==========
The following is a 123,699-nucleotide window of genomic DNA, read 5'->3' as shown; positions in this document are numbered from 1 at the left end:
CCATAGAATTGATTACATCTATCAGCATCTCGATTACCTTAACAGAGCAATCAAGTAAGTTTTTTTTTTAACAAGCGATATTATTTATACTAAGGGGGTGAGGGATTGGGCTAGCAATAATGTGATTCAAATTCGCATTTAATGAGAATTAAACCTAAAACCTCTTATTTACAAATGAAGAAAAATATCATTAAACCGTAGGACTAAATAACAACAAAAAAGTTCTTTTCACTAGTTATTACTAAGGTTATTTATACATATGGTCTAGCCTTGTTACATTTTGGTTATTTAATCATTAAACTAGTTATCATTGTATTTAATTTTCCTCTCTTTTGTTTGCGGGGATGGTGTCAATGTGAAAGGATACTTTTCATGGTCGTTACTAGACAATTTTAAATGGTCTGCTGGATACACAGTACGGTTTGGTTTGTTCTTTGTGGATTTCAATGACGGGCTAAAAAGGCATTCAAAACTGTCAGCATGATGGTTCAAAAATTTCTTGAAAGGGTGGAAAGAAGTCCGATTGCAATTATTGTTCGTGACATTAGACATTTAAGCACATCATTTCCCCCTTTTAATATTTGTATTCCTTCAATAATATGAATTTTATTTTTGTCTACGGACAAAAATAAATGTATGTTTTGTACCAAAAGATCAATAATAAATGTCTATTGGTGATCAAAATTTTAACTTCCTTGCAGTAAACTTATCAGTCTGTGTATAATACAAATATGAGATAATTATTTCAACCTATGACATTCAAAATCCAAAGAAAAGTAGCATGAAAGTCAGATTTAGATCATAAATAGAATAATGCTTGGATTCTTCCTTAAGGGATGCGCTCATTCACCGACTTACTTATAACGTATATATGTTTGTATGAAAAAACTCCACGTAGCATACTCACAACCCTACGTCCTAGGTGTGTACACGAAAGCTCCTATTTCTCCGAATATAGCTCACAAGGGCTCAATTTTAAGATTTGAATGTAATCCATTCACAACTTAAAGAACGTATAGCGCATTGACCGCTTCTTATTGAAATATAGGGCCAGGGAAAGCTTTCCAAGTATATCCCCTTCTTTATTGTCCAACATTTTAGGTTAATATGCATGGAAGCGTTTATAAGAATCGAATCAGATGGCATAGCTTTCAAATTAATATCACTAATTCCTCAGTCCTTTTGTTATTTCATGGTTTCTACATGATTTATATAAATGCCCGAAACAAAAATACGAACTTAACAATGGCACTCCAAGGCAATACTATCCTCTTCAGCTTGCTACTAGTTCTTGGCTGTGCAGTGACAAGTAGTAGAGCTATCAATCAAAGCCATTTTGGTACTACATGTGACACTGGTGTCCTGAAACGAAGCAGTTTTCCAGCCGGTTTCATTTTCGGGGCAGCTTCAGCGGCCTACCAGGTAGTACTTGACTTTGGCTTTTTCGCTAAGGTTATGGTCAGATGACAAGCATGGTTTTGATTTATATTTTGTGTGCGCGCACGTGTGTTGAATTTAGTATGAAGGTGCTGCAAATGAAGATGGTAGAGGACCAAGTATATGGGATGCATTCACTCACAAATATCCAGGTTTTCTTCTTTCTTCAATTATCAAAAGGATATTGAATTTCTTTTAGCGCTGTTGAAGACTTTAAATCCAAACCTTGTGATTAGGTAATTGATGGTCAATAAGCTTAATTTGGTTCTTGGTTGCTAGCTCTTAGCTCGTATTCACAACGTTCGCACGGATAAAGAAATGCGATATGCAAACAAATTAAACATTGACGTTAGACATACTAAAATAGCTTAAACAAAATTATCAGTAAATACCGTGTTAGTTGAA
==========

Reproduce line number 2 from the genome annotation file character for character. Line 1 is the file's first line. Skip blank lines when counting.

CCATAGAATTGATTACATCTATCAGCATCTCGATTACCTTAACAGAGCAATCAAGTAAGTTTTTTTTTTAACAAGCGATATTATTTATACTAAGGGGGTGAGGGATTGGGCTAGCAATAATGTGATTCAAATTCGCATTTAATGAGAATTAAACCTAAAACCTCTTATTTACAAATGAAGAAAAATATCATTAAACCGTAGGACTAAATAACAACAAAAAAGTTCTTTTCACTAGTTATTACTAAGGTTATTTATACATATGGTCTAGCCTTGTTACATTTTGGTTATTTAATCATTAAACTAGTTATCATTGTATTTAATTTTCCTCTCTTTTGTTTGCGGGGATGGTGTCAATGTGAAAGGATACTTTTCATGGTCGTTACTAGACAATTTTAAATGGTCTGCTGGATACACAGTACGGTTTGGTTTGTTCTTTGTGGATTTCAATGACGGGCTAAAAAGGCATTCAAAACTGTCAGCATGATGGTTCAAAAATTTCTTGAAAGGGTGGAAAGAAGTCCGATTGCAATTATTGTTCGTGACATTAGACATTTAAGCACATCATTTCCCCCTTTTAATATTTGTATTCCTTCAATAATATGAATTTTATTTTTGTCTACGGACAAAAATAAATGTATGTTTTGTACCAAAAGATCAATAATAAATGTCTATTGGTGATCAAAATTTTAACTTCCTTGCAGTAAACTTATCAGTCTGTGTATAATACAAATATGAGATAATTATTTCAACCTATGACATTCAAAATCCAAAGAAAAGTAGCATGAAAGTCAGATTTAGATCATAAATAGAATAATGCTTGGATTCTTCCTTAAGGGATGCGCTCATTCACCGACTTACTTATAACGTATATATGTTTGTATGAAAAAACTCCACGTAGCATACTCACAACCCTACGTCCTAGGTGTGTACACGAAAGCTCCTATTTCTCCGAATATAGCTCACAAGGGCTCAATTTTAAGATTTGAATGTAATCCATTCACAACTTAAAGAACGTATAGCGCATTGACCGCTTCTTATTGAAATATAGGGCCAGGGAAAGCTTTCCAAGTATATCCCCTTCTTTATTGTCCAACATTTTAGGTTAATATGCATGGAAGCGTTTATAAGAATCGAATCAGATGGCATAGCTTTCAAATTAATATCACTAATTCCTCAGTCCTTTTGTTATTTCATGGTTTCTACATGATTTATATAAATGCCCGAAACAAAAATACGAACTTAACAATGGCACTCCAAGGCAATACTATCCTCTTCAGCTTGCTACTAGTTCTTGGCTGTGCAGTGACAAGTAGTAGAGCTATCAATCAAAGCCATTTTGGTACTACATGTGACACTGGTGTCCTGAAACGAAGCAGTTTTCCAGCCGGTTTCATTTTCGGGGCAGCTTCAGCGGCCTACCAGGTAGTACTTGACTTTGGCTTTTTCGCTAAGGTTATGGTCAGATGACAAGCATGGTTTTGATTTATATTTTGTGTGCGCGCACGTGTGTTGAATTTAGTATGAAGGTGCTGCAAATGAAGATGGTAGAGGACCAAGTATATGGGATGCATTCACTCACAAATATCCAGGTTTTCTTCTTTCTTCAATTATCAAAAGGATATTGAATTTCTTTTAGCGCTGTTGAAGACTTTAAATCCAAACCTTGTGATTAGGTAATTGATGGTCAATAAGCTTAATTTGGTTCTTGGTTGCTAGCTCTTAGCTCGTATTCACAACGTTCGCACGGATAAAGAAATGCGATATGCAAACAAATTAAACATTGACGTTAGACATACTAAAATAGCTTAAACAAAATTATCAGTAAATACCGTGTTAGTTGAA